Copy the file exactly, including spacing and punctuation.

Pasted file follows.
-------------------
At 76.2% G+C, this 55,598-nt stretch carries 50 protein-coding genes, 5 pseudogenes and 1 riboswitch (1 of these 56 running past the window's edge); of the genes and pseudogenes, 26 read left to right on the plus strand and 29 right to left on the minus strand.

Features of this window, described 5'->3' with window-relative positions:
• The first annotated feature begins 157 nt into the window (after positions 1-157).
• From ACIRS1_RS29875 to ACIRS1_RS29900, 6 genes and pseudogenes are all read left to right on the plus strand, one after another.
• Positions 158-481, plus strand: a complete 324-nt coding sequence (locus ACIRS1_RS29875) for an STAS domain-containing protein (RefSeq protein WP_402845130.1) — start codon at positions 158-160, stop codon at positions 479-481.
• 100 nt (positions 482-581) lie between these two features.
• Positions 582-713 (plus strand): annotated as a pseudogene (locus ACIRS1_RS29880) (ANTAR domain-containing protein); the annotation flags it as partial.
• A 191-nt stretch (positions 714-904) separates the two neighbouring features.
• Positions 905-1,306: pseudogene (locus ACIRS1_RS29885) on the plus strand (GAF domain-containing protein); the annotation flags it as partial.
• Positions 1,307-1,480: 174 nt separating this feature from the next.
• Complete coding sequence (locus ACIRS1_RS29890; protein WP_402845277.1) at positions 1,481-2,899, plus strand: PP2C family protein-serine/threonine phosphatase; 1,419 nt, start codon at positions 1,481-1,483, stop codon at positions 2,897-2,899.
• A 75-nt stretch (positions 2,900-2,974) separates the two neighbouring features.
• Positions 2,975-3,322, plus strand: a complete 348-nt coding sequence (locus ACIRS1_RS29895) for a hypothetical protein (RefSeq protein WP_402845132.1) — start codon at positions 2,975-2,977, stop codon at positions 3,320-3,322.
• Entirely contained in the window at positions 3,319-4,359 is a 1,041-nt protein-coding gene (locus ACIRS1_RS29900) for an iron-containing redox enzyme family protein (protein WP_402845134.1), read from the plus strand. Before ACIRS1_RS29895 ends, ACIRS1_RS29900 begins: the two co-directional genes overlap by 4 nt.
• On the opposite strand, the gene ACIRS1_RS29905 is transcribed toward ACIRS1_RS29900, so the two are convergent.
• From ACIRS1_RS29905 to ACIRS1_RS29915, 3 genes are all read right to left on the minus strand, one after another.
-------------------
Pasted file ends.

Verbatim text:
At 76.2% G+C, this 55,598-nt stretch carries 50 protein-coding genes, 5 pseudogenes and 1 riboswitch (1 of these 56 running past the window's edge); of the genes and pseudogenes, 26 read left to right on the plus strand and 29 right to left on the minus strand.

Features of this window, described 5'->3' with window-relative positions:
• The first annotated feature begins 157 nt into the window (after positions 1-157).
• From ACIRS1_RS29875 to ACIRS1_RS29900, 6 genes and pseudogenes are all read left to right on the plus strand, one after another.
• Positions 158-481, plus strand: a complete 324-nt coding sequence (locus ACIRS1_RS29875) for an STAS domain-containing protein (RefSeq protein WP_402845130.1) — start codon at positions 158-160, stop codon at positions 479-481.
• 100 nt (positions 482-581) lie between these two features.
• Positions 582-713 (plus strand): annotated as a pseudogene (locus ACIRS1_RS29880) (ANTAR domain-containing protein); the annotation flags it as partial.
• A 191-nt stretch (positions 714-904) separates the two neighbouring features.
• Positions 905-1,306: pseudogene (locus ACIRS1_RS29885) on the plus strand (GAF domain-containing protein); the annotation flags it as partial.
• Positions 1,307-1,480: 174 nt separating this feature from the next.
• Complete coding sequence (locus ACIRS1_RS29890; protein WP_402845277.1) at positions 1,481-2,899, plus strand: PP2C family protein-serine/threonine phosphatase; 1,419 nt, start codon at positions 1,481-1,483, stop codon at positions 2,897-2,899.
• A 75-nt stretch (positions 2,900-2,974) separates the two neighbouring features.
• Positions 2,975-3,322, plus strand: a complete 348-nt coding sequence (locus ACIRS1_RS29895) for a hypothetical protein (RefSeq protein WP_402845132.1) — start codon at positions 2,975-2,977, stop codon at positions 3,320-3,322.
• Entirely contained in the window at positions 3,319-4,359 is a 1,041-nt protein-coding gene (locus ACIRS1_RS29900) for an iron-containing redox enzyme family protein (protein WP_402845134.1), read from the plus strand. Before ACIRS1_RS29895 ends, ACIRS1_RS29900 begins: the two co-directional genes overlap by 4 nt.
• On the opposite strand, the gene ACIRS1_RS29905 is transcribed toward ACIRS1_RS29900, so the two are convergent.
• From ACIRS1_RS29905 to ACIRS1_RS29915, 3 genes are all read right to left on the minus strand, one after another.